not pass them.
The change in emphasis
was not the reason for varia-
please see BSA, page 15

By Greg Stohr
First-year students are not
the only new faces at the Law
School this fall, as three women
have joined the HLS faculty.
But unlike their fellow new
arrivals, the three new profes-
sors won't have to spend much
time learning their way around
campus. All three graduated
from HLS within the last decade.
The three bring an array of
expertise and teaching potential
to the school. One, a visiting
professor last year, has com-
bined her law degree with a doc-
torate in international relations.
Another, a practicing tax attor-
ney, has written on a variety of
tax and currency issues. The
third, a law and economics schol-
ar who was offered positions at
several of the nation's top law
schools, expects to complete her
Ph.D work this fall.
The three new professors -
Prof.  of  Law   Anne-Marie
Slaughter '85 (formerly Anne-
Marie Burley) and Assistant
Profs. Diane Ring '90
and Christine Jolls
'93 - increase the
size  of the  HLS
teaching corps to an
all-time high of 68
full-time professors.
We're coming
into the year in a
good position, Dean
Clark '72 said.
The Law School      .
also granted tenure
to  Prof.   Howell Anne-Mar
Jackson '82 over the
summer. Jackson, an expert on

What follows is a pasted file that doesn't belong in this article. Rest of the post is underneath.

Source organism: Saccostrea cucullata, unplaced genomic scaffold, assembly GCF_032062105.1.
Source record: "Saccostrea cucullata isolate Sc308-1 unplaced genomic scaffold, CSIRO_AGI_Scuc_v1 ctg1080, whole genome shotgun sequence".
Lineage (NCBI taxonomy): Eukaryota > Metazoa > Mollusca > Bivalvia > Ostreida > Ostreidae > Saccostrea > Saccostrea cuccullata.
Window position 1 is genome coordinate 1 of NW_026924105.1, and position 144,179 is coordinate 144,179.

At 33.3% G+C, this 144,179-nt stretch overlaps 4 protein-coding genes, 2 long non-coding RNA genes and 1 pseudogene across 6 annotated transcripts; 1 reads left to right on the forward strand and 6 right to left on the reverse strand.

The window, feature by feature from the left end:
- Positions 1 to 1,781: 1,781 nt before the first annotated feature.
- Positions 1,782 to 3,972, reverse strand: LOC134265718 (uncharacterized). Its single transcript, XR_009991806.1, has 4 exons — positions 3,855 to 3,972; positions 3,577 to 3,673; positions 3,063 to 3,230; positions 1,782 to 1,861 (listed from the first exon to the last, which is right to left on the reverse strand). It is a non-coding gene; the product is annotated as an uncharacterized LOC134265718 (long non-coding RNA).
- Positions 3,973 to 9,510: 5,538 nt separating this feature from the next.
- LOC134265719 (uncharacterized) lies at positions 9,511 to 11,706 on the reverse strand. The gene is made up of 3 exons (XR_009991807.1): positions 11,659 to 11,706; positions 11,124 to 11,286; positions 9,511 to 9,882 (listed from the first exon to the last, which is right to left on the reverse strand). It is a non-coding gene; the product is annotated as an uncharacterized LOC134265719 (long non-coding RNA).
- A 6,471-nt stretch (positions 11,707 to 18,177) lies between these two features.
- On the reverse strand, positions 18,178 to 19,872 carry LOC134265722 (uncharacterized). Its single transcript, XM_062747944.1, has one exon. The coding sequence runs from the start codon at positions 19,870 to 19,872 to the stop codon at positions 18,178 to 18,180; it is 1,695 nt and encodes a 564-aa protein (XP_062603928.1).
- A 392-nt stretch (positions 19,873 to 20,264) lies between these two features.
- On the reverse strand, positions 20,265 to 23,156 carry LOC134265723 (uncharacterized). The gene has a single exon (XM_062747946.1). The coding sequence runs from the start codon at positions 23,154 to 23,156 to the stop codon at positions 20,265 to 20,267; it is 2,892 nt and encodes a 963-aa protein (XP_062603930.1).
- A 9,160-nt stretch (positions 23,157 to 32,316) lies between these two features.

financial institutions and securi-
ties regulation, has been an
assistant professor at HLS since
1989. He is teaching Regulation
of Financial Institutions this fall.
Jackson says he hopes to
continue his efforts to use corn-

puter technology as a comple-
ment to the traditional class-
room.    In  his  Securities
Regulation class last spring,
many students regularly sent
him questions via electronic
mail.
I was interested in how
good the questions I got J]ec-
tronically were, he said. Not
only did I get the advantage of
hearing them, : :oul, 'ost thein.
on the bulletin boarci for other
people to see and think about,
too.
Jackson has also been active
in trying to integrate.the upper-
level curriculum. He has served
on   the   Legal   Education
Committee, which in 1993 pub-
lished a guide to grouping cours-
es at the Law School.
The Law School has made an
additional offer of tenure to
Einer Elhauge, who taught two
corporate law classes as a visit-
ing professor here last year.
Currently a professor at the
University  of California  at
Berkeley Law School (Boalt
Hall), Elhauge has not told the
Law        School
2  whether he will
accept the ofier,
Clark said.
In   addition,
HLS formalized its
offer to Visiting
Prof. Lucie White
'81 this summer.
Clark  said  that
White, a poverty
law  specialist. is
still  considering
e Slaughter the offer.
Slaughter was
wooed away from a position at
the University of Chicago Law
School. Her popularity as a vis-
iting professor last year was one
of the factors that led the Law
School to extend the tenure offer,
please see PROFS page 6

Clark Defends
Tuition Increase

By Greg Stohr
As HLS    tuition  creeps
toward $20,000, Dean Clark '72
this week defended this year's
$1330 increase as necessary to
meet rising costs.
The increase from $17,750 to
$19,080 was the biggest actual
dollar jump in the school's histo-